291 Beacon

291 Beacon (2015)

Lot 24' x 112' (2,688 sf)

Lot 24′ x 112′ (2,688 sf)

291 Beacon is located on the south side of Beacon, between Dartmouth and Exeter, with 289 Beacon to the east and 293 Beacon to the west.

291 Beacon was designed by architect Samuel J. F. Thayer and built in 1881-1882 by David Connery & Co., masons, and John Rawson, carpenter, as the home of Daniel Haraden Lane, a merchant tailor, and his wife, Susan Maria (Winn) Lane.  Daniel Lane is shown as the owner of 291 Beacon on the original building permit application, dated August 20, 1881.

Susan Lane purchased the land for 291 Beacon on June 22, 1881, from the Commonwealth of Massachusetts. The land originally had been offered for sale by the Commonwealth at its auction on November 26, 1866, and dry goods merchant Eben Dyer Jordan, co-founder of Jordan, Marsh & Company, was the successful bidder for the seven 24 foot lots running west from 283 Beacon. He subsequently sold or transferred his rights to purchase the five lots at 283-291 Beacon.

Click here for an index to the deeds for 291 Beacon, and click here for further information about the land between the south side of Beacon and Alley 418, from Dartmouth to Exeter.

Click here to see the original plans for 291 Beacon.

291 Beacon, front elevation; Samuel J. F. Thayer,architect (1881)

By the 1882-1883 winter season, Daniel and Susan Lane had made 291 Beacon their home. They previously had lived at 305 Beacon.

Daniel and Susan Lane’s son, Daniel Winn Lane, lived with them.  He graduated from Harvard in 1894 and became an investment broker and later was treasurer of Duren & Company, distributors of typewriters. He served in the Massachusetts State Senate from 1904 to 1906. In April of 1917, he married Margaret Maude MacKenzie, an actress, and they moved to Brookline.

By 1898, the Lanes also maintained a home at Phillips Beach.

Daniel and Margaret Lane divorced in 1917 and he resumed living with his parents at 291 Beacon.

Daniel Haraden Lane died in March of 1923, and Susan Lane died in March of 1925. Daniel Winn Lane moved soon thereafter to 857 Beacon.

On October 24, 1925, 291 Beacon was purchased from Susan Lane’s estate by Emma A. (Meegan) Carlin, the wife of William J. Carlin. They previously had lived in an apartment at 416 Marlborough. They also maintained a home in Swampscott.

William Carlin was president and treasurer of the Coffin Valve Company, manufacturers of valves and fire hydrants.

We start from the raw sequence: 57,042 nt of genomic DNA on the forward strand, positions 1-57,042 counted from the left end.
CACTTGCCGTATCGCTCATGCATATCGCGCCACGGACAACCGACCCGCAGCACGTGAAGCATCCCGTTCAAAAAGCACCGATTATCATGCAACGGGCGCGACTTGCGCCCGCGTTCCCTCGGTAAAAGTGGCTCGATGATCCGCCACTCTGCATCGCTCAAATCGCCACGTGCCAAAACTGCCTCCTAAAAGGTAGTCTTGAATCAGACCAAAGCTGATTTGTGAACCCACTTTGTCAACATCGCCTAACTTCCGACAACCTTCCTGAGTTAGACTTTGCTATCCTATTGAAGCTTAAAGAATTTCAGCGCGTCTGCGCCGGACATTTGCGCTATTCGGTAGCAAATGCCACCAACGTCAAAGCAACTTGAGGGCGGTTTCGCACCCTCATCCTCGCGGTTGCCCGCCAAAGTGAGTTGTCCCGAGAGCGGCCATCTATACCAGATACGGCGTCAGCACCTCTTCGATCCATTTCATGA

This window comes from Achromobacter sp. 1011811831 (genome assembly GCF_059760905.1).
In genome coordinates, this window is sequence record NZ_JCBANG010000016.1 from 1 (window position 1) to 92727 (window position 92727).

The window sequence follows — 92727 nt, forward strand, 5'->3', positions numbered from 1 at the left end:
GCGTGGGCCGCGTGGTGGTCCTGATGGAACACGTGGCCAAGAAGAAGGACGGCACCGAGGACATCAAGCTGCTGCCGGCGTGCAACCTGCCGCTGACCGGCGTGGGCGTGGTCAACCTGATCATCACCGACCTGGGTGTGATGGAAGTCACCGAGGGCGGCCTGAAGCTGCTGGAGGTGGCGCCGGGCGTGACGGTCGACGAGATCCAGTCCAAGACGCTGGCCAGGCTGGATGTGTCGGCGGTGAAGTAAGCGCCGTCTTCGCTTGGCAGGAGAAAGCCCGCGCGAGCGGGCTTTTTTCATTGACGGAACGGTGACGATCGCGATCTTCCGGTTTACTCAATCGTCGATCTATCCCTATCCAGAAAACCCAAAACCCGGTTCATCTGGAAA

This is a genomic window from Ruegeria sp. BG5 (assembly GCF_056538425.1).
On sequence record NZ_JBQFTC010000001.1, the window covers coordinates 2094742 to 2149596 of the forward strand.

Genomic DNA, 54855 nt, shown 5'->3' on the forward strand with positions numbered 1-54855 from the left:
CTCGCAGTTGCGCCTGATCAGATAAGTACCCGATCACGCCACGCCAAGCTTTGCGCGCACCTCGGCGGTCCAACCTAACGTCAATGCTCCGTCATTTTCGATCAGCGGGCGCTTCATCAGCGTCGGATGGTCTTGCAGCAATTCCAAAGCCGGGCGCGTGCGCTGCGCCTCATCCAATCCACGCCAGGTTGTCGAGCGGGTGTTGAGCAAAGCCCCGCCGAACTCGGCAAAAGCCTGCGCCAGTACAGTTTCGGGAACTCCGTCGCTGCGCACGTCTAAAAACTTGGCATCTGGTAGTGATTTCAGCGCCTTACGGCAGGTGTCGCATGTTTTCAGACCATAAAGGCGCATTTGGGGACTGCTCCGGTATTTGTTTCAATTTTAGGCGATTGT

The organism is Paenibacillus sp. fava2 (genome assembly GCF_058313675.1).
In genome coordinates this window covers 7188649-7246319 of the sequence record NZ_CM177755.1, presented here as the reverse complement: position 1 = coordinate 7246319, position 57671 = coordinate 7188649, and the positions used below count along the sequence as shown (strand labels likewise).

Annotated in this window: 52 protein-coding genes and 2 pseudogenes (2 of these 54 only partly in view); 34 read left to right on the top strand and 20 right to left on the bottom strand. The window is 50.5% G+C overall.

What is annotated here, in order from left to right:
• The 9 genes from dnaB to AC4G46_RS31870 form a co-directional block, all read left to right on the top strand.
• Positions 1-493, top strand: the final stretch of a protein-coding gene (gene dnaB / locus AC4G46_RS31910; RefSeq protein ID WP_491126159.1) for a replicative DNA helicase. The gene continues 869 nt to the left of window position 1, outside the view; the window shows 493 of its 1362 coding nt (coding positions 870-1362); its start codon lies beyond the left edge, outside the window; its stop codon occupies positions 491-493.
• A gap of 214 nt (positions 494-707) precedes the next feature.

The Carlins’ two daughters, Katherine F. Carlin and Helen M. Carlin, lived with them.

William Carlin died in July of 1928, and Emma Carlin died in May of 1934. Katherine and Helen Carlin continued to live at 291 Beacon.

On June 18, 1935, the City of Boston filed a lien against the property for non-payment of taxes, and on December 30, 1940, the Land Court foreclosed the right of the Carlins to redeem the property by payment of the back taxes. The City was the assessed owner from 1942 through 1944. On June 20, 1944, it sold the property at public auction to real estate dealer Ray C. Johnson, to whom it conveyed the title on July 17, 1944.

On July 24, 1944, 291 Beacon was acquired from Ray C. Johnson by real estate dealer Shirley Clifford Speed.

Katherine Carlin and Helen Carlin continued to live at 291 Beacon until about 1945. On February 13, 1945, S.Clifford Speed and Willard Welsh, also a real estate dealer, acquired their residual interest in the property.

291 Beacon (ca. 1942), photograph by Bainbridge Bunting, courtesy of The Gleason Partnership

291 Beacon (ca. 1942), photograph by Bainbridge Bunting, courtesy of The Gleason Partnership

On May 8, 1945, 291 Beacon was acquired from S. Clifford Speed and Willard Welsh by David Brooks Chapin. He previously had lived in an apartment at 178 Commonwealth. Living with him were his brother and sister-in-law, Robert Bigelow Chapin, Jr., and Anne Claire (Malone) Dickens Chapin. They previously had lived at 220 Commonwealth. They all moved from 291 Beacon the next year.

On May 22, 1946, 291 Beacon was acquired from David Chapin by Ethel M. (Crowell) Lowd, the widow of Arley Augustus Lowd. She was joined there by Lucy Letitia (Purdy) Gilnor, the former wife of Roy Gilnor, and they operated it as a lodging house. In 1945, they had lived at 86 Marlborough, after which Ethel Lowd had moved to 6 Gloucester and Lucy Gilnor had moved to 284 Newbury.

In July of 1947, Lucy Gilnor purchased and subsequently moved to 118 Marlborough. Ethel Lowd probably moved with her, but in August of 1948 she purchased and subsequently moved to 278 Commonwealth.

On December 15, 1947, 291 Beacon was acquired from Ethel Lowd by Irma Antoinette (Klein) Schweizer, the wife of Herman Schweizer. They lived in Hempstead, New York. It continued to be a lodging house and their son, Richard William Schweizer, lived there while he was a student at MIT.

On June 24, 1949, 291 Beacon was acquired from Irma Schweizer by Herman Curtis Hazlett, a machinist, and his wife, Lexie Winsome (Miller) Hazlett, a nurse. They lived at 279 Beacon and operated both it and 291 Beacon as lodging houses.

On November 25, 1955, Jack Fay (Jacob Fagelman) of the Fay Realty Company acquired 291 Beacon from Lexie Hazlett. He continued to own the property until his death in August of 1996. After his death, 291 Beacon became the property of Jack and Nellie (Goldman) Fay’s children, Stanley Fay and Marilyn Ruth (Fay) Weisman, wife of Jason Weisman.

On January 23, 2006, they transferred the property to themselves as trustees of the Wiltshire-Beacon Realty Trust.

Marilyn Weisman died in August of 2014 and Stanley Fay died in November of 2020.

On July 2, 2021, 291 Beacon was purchased from the Wiltshire-Beacon Realty Trust by the SEE Real Estate LLC (George Haroutiounian, manager of record).

291 Beacon remained a lodging house, assessed as an apartment building, in 2022.